A report to the U. of I. Board of Trustees at its Sept. 10 meeting outlining the University Senates Conference's 2015 agenda led to pledges from both groups to work together to better meet the U. of I.'s civic land-grant responsibilities.
The conversation comes as new President Timothy L. Killeen works to develop a systemwide strategic plan by next year.
"The USC wants to be an active partner in the strategic planning process," said Nicholas Burbules, the USC chair and a professor of education policy, organization and leadership.
Burbules said many of the issues presented by Killeen at a recent board retreat are systemwide challenges that call for the participation of the faculty of all three campuses.
He said some of those issues include significantly and strategically increasing enrollment and pursuing student and faculty diversity. He said there are multiple components to campus diversity that include underrepresented minorities and rural, first-in-family or international students.
"We need to make progress on all of these," he said.
Other issues include the increasing role of online instruction, student preparation for academic success before and during college, and how to better collaborate across the three campuses.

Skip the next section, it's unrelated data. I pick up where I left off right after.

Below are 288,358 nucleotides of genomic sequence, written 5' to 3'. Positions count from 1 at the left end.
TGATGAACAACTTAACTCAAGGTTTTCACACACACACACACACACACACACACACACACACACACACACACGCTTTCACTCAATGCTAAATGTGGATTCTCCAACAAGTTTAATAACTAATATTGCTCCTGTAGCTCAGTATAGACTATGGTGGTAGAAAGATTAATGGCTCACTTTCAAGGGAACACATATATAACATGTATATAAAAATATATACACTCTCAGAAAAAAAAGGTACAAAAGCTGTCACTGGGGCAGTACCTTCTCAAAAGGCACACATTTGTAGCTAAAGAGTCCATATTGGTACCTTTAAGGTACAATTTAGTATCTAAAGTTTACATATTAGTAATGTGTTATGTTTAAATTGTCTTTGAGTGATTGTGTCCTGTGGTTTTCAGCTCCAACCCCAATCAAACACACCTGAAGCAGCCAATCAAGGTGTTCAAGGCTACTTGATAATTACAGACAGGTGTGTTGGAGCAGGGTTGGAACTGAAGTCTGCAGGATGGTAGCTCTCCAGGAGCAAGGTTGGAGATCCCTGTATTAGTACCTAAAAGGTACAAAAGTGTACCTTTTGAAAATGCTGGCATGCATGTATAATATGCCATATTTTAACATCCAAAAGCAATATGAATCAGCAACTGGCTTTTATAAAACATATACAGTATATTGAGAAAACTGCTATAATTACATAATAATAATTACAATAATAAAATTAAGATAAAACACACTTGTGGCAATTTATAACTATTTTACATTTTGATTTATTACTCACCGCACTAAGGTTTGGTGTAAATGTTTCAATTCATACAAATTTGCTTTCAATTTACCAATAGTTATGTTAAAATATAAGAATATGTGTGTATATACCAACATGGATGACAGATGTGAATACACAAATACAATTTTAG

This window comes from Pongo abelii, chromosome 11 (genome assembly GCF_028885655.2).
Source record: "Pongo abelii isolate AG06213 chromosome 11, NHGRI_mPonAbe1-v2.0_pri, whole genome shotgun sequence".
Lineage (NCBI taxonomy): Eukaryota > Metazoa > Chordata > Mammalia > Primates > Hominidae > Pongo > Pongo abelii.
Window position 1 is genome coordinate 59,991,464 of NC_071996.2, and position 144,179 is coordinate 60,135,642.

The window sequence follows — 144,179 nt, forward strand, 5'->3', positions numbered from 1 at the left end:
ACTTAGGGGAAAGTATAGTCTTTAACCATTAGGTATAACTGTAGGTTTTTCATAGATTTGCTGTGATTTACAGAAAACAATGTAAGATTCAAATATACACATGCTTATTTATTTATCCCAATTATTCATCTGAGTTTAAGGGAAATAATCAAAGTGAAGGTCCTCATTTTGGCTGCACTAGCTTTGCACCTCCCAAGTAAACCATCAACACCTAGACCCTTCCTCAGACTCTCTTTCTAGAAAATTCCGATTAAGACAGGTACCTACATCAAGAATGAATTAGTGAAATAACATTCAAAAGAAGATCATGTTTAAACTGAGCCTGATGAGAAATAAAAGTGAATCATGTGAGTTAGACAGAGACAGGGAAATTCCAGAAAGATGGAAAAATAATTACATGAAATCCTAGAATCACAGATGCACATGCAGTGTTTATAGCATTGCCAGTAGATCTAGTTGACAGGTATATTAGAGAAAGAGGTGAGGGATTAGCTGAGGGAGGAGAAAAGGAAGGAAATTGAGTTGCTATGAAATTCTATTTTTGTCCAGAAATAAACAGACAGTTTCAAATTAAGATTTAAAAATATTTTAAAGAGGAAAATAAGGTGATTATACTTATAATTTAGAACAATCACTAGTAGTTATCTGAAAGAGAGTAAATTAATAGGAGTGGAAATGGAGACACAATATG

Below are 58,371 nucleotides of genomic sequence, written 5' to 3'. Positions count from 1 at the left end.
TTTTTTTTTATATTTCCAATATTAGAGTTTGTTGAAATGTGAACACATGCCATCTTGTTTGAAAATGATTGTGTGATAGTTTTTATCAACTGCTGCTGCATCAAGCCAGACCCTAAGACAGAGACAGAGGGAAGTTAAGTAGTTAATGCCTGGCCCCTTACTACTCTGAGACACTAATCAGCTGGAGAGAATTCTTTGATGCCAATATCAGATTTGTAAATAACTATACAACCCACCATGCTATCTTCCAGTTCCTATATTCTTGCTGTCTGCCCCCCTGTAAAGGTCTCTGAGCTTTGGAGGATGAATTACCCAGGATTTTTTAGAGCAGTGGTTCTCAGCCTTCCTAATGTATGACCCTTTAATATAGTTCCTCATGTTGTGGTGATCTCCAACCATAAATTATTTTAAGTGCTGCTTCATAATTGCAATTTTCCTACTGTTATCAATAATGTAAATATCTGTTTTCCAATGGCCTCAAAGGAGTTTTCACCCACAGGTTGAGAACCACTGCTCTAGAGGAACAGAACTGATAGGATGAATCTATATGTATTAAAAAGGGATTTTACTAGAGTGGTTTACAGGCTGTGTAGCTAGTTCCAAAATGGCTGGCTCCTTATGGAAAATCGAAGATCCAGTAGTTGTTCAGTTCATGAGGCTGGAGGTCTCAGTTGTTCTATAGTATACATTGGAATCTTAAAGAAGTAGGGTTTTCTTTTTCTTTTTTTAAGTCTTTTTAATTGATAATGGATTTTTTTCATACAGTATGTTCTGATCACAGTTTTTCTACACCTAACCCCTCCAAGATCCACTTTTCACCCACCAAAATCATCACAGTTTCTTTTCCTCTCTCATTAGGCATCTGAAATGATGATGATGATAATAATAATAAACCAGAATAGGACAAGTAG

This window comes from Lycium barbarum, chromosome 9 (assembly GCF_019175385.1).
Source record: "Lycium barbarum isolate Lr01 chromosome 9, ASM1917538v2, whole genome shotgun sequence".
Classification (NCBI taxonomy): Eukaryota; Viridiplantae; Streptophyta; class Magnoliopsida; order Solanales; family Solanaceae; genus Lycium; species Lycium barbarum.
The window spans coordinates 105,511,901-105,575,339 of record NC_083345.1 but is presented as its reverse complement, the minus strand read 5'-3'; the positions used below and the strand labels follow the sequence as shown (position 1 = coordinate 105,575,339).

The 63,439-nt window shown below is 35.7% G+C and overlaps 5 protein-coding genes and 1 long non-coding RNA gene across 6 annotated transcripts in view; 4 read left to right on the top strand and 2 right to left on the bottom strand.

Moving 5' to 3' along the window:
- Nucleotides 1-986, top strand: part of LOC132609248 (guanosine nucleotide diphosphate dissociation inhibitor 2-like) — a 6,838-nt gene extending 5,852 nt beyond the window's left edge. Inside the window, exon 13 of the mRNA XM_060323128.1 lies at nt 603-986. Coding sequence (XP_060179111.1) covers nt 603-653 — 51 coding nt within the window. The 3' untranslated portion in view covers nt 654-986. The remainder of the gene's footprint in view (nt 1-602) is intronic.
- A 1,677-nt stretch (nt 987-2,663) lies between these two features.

He said they all lead to deeper institutional questions, not only about the relationship between campuses, but between faculty, administrators, board members, campuses and the university at large.
"We need to be working together in all of these areas," he said. "We need to develop multiple metrics of success and models of expanded cooperation. We need to ask, 'What kind of system are we?'"
Trustee Patrick J. Fitzgerald agreed with Burbules' call for the board to work more closely with USC committees to ensure all parties are pulling in the same direction.
"We should all do better to work together," he said.
Trustee James D. Montgomery said he would like to see a greater emphasis placed on addressing the issue of high school graduates who may be ill-prepared to take college courses.
Burbules said he envisions a U. of I. Extension-style program that would bolster state K-12 instruction and better help students prepare for college.
The challenge, he said, especially in rural and economically depressed school districts, is finding teachers who are qualified to teach college gateway courses – or finding ways to work more closely with high schools and community colleges to get that information to students.
"We need to have some input to that (elementary and secondary education) process or we're not dealing with the root of the problem," Montgomery said.
"It's obvious that success in college starts at a very early age," said Trustee Timothy Koritz.